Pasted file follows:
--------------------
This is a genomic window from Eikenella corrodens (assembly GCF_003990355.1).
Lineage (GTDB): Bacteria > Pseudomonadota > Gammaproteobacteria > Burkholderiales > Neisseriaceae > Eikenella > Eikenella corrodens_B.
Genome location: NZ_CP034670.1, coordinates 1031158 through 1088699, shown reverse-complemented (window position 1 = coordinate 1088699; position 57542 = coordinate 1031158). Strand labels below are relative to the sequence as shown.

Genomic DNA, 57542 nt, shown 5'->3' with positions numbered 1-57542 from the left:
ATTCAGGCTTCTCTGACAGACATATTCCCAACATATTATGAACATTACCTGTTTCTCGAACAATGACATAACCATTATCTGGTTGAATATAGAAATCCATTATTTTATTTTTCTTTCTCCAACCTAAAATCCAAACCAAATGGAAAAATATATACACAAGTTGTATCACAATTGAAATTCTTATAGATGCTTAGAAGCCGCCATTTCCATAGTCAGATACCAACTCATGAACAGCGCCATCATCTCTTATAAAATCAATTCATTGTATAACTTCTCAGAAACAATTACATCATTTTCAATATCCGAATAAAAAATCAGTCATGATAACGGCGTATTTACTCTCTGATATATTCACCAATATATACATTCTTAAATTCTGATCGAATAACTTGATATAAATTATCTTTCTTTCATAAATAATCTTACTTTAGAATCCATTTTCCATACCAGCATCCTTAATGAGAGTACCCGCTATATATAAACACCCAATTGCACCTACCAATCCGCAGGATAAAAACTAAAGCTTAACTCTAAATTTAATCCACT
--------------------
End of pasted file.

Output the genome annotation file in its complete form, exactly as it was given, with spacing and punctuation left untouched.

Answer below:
This is a genomic window from Eikenella corrodens (assembly GCF_003990355.1).
Lineage (GTDB): Bacteria > Pseudomonadota > Gammaproteobacteria > Burkholderiales > Neisseriaceae > Eikenella > Eikenella corrodens_B.
Genome location: NZ_CP034670.1, coordinates 1031158 through 1088699, shown reverse-complemented (window position 1 = coordinate 1088699; position 57542 = coordinate 1031158). Strand labels below are relative to the sequence as shown.

Genomic DNA, 57542 nt, shown 5'->3' with positions numbered 1-57542 from the left:
ATTCAGGCTTCTCTGACAGACATATTCCCAACATATTATGAACATTACCTGTTTCTCGAACAATGACATAACCATTATCTGGTTGAATATAGAAATCCATTATTTTATTTTTCTTTCTCCAACCTAAAATCCAAACCAAATGGAAAAATATATACACAAGTTGTATCACAATTGAAATTCTTATAGATGCTTAGAAGCCGCCATTTCCATAGTCAGATACCAACTCATGAACAGCGCCATCATCTCTTATAAAATCAATTCATTGTATAACTTCTCAGAAACAATTACATCATTTTCAATATCCGAATAAAAAATCAGTCATGATAACGGCGTATTTACTCTCTGATATATTCACCAATATATACATTCTTAAATTCTGATCGAATAACTTGATATAAATTATCTTTCTTTCATAAATAATCTTACTTTAGAATCCATTTTCCATACCAGCATCCTTAATGAGAGTACCCGCTATATATAAACACCCAATTGCACCTACCAATCCGCAGGATAAAAACTAAAGCTTAACTCTAAATTTAATCCACT